The 2017 Virgin Money London Marathon marked a very special moment in the life of Brain Research Trust supporter, Jack.
Having grown up with his father suffering from Huntington’s disease, Jack decided at the age of 18 years old to get tested to see if he had the genetic condition. There is a 50 percent chance of Huntington’s disease being passed down and Jack’s results confirmed that he had the gene and has the condition.
‘Having grown up with a father suffering from Huntington’s disease, I know too well what it means. Huntington’s impacts everything that makes us human – emotions, thinking ability, and mobility. As parts of the brain degenerate, people suffer from severe loss of memory, judgment and capacity to multi-task. When it was confirmed I had the gene, I was miserable for months after and fearing that if I were to have children, I may pass the gene on to them.’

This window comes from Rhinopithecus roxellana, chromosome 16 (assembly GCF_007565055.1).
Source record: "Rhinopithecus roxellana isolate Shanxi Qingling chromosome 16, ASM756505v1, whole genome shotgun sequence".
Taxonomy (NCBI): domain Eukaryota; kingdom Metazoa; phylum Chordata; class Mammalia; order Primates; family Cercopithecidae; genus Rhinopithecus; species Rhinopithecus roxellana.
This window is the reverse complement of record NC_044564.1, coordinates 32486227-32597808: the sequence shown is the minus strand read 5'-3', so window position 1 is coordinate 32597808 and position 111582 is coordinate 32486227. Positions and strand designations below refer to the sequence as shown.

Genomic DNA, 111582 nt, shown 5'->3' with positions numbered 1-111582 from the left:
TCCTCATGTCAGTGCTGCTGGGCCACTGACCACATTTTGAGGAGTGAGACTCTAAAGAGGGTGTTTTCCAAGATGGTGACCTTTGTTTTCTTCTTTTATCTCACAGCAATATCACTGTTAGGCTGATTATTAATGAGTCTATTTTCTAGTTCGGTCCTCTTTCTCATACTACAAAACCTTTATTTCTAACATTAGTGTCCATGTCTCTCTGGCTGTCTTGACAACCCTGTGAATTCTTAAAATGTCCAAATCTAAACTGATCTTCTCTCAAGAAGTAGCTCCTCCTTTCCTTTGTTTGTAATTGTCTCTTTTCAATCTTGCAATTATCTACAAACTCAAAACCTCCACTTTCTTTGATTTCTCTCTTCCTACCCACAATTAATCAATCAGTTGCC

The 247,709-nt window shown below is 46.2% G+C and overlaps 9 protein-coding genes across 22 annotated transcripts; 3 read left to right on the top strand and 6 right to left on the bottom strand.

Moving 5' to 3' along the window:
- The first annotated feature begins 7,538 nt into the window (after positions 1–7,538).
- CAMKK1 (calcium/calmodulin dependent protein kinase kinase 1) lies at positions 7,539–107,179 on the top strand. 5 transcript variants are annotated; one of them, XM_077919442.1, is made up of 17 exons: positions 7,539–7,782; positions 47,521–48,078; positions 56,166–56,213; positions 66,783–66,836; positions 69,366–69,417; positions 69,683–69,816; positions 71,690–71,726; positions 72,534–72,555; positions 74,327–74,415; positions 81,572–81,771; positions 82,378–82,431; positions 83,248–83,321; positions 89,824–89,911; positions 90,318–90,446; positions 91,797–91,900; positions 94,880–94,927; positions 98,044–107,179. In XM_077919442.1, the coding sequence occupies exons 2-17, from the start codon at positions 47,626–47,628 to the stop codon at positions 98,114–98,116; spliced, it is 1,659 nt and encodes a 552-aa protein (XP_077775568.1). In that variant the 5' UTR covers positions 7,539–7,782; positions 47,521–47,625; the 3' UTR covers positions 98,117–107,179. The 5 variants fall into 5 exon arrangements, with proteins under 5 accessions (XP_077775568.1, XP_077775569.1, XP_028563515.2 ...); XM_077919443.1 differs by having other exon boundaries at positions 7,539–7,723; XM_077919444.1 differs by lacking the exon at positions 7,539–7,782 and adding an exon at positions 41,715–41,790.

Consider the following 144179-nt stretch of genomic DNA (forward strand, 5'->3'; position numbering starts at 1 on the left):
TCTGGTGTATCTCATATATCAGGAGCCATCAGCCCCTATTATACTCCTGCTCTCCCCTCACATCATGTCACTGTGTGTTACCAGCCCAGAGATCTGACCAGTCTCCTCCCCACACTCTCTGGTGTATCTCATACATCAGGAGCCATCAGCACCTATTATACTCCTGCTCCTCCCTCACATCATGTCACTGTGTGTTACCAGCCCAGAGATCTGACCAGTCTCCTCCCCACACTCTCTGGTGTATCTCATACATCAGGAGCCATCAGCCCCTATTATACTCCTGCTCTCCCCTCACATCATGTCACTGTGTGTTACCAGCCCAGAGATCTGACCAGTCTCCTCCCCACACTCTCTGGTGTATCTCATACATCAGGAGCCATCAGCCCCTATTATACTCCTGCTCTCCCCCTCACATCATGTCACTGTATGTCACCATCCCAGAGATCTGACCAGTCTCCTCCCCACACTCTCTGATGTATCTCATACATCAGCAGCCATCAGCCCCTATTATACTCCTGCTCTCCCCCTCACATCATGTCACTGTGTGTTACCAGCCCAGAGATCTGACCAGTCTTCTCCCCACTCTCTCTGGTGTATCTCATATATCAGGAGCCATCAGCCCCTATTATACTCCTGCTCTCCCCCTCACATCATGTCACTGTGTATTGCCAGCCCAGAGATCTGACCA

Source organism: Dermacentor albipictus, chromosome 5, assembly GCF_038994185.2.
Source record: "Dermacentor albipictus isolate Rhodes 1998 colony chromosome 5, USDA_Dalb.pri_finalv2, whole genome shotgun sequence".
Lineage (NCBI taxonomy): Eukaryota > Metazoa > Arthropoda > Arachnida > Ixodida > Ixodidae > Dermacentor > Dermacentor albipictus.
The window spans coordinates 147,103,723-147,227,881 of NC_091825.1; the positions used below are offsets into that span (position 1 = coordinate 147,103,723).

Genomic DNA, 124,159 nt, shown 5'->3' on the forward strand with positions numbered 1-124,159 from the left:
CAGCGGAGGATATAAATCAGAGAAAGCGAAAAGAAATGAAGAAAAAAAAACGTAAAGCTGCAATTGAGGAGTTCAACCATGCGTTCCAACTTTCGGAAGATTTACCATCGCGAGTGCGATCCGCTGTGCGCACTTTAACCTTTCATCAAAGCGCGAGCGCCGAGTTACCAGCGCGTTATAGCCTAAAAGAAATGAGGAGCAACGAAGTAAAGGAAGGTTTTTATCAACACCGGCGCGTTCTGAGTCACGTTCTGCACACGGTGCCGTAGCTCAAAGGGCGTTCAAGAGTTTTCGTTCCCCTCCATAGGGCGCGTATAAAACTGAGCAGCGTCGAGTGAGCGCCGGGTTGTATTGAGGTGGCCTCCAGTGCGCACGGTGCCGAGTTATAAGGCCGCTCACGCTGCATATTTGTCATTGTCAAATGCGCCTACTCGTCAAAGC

Jack, now 21, wants to give something back and make a difference for people diagnosed with Huntington’s disease in the future.
‘It took some time and support from my family to adjust my outlook on life and decide to start a new chapter. Yes, I know this disease is going to throw a lot of challenges at me, but I need to start living for right now.
This is why I ran the London Marathon this year for Brain Research Trust. They fund pioneering research to try and help change the future for people like me. I am inspired by their research and hope that one day, we may be able to slow down or even stop this terrible disease. This is why I was so determined to help fundraise and run the marathon.’
Brain Research Trust funds research into neurological conditions including Dr Helen Crawford, whose PhD we funded at University College of London Institute of Neurology. To see the research she has carried out on the Huntington’s gene click here.